“Ebenezer” and “The Good Seed”

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I’m pleased to introduce HOPE Congo’s pioneering community banks!  On May 10, HOPE Congo’s first loans went out to fifty Congolese men and women seeking to improve and expand their small businesses.  The clients formed two community banks of 25 – one group named itself “Ebenezer” and the second “The Good Seed.”

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Each client’s business is slightly unique.  HOPE Congo clients sell fruit, sandals, salted fish, linens, used clothing, books, and basic food staples.  Others are tailors, butchers, and community grocers. They come from a few different neighborhoods and market districts in Brazzaville.  Some are friends, some are neighbors or acquaintances, some are even competitors, but they must all work together and rely on each other to be successful with their HOPE loan. Unless the entire group’s loan is repaid, the group members will not be able to access additional loans in the future.

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And believe me, with few or no other options for accessing small business capital, all of these clients want more loans in the future. When I ask them if they plan to take out more loans, most clients look at me with their brows furrowed, not quite sure if they understood what sounds like such an obvious question.  One woman responded, “Do I want more loans from HOPE?  Of course I do! I’m going to work harder than I’ve ever worked before so I can pay it all back in plenty of time and get a bigger loan from HOPE next time! I’ve always dreamed big, but after hearing about this, I’ve got even bigger plans.”

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With the help of HOPE staff, the community bank’s elected leaders receive and distribute the group’s loan to each client in their group (see photo).  For many clients, this is a special moment.   Never before has an institution come into their neighborhoods to seek them out, offered products that fit their specific needs, invested in training and coaching to improve their chances of success, and put responsibility and power into their hands.  It was an exciting day.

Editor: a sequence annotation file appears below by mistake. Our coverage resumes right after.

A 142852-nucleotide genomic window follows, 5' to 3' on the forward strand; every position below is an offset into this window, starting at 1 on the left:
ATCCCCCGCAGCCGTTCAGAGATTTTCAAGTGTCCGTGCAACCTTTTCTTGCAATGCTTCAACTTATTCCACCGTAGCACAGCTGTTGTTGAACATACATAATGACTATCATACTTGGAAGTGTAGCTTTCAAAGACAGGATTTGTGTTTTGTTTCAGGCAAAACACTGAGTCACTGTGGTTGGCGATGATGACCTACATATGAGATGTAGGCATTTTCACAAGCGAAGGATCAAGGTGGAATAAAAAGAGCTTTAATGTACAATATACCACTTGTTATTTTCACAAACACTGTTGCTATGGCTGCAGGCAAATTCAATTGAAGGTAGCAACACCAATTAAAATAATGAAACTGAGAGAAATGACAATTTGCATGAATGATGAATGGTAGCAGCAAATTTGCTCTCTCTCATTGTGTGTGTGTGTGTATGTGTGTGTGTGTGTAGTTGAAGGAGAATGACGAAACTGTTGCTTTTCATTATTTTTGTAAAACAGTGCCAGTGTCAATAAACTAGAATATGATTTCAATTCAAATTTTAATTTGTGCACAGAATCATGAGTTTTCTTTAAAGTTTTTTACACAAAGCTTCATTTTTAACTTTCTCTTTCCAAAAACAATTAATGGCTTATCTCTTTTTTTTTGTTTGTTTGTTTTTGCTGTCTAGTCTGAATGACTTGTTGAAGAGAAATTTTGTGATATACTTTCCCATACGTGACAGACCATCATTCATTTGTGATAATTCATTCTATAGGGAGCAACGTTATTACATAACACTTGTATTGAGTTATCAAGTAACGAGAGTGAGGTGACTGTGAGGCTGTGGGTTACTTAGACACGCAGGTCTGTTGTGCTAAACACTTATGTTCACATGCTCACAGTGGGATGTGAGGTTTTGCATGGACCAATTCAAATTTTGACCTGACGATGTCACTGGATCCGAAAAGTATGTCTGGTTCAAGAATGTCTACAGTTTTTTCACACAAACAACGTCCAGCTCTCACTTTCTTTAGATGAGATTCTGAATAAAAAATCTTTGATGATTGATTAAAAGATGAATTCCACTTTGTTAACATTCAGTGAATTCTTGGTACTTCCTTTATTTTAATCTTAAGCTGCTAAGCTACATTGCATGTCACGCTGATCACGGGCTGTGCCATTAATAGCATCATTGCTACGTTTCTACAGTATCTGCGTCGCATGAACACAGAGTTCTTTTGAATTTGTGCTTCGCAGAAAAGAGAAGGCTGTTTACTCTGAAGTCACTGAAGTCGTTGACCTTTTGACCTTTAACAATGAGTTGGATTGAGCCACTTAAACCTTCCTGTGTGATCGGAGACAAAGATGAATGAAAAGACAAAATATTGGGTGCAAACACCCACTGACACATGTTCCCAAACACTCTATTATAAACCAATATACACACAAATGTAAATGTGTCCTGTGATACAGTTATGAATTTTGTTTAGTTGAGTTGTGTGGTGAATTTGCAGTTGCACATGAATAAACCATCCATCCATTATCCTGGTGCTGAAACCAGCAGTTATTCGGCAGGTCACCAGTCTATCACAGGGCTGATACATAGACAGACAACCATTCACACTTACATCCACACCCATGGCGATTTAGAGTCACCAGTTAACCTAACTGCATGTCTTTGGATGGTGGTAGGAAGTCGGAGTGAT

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It was also an exciting day for the HOPE Congo staff.  After months and months of preparation and administration, this is the first day when the rubber really hits the road.  It is no small task to coordinate, transport, and track tens of thousands of dollars as it passes into the hands of 50 new clients.  HOPE’s cashier and a loan officer give the day a thumbs up.  Disbursal #1 was a success.

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But the next real test is tomorrow – the first loan repayment meeting…

Photos are thanks to Brian Castleberry who was on site on the day of the first disbursals.

Becky Svendsen

Becky Svendsen

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Becky serves HOPE as the communications team manager. One of her greatest joys has been getting out from behind her computer to interact with HOPE’s clients and field staff to see the impact of HOPE's work firsthand.

2 responses to “Ebenezer” and “The Good Seed”

  1. Avatar

    Thank you Becky for sharing with us your experience with Hope ! Is it easy to communicate with your clients ? Wich language do you use ?

  2. Avatar

    Hi Emmanuel! Thanks for your question. As you may know 😉 I’m still a beginner when it comes to French, so I can only say a few simple phrases to clients without the help of a translator. Fortunately, everyone in the HOPE Congo office speaks French, some speak English, and some speak several local langauges (Lingala, etc). So in some round-about way, we can get the message across! Shout out to my French teacher and the wonderful ladies in my French group back in Lancaster!

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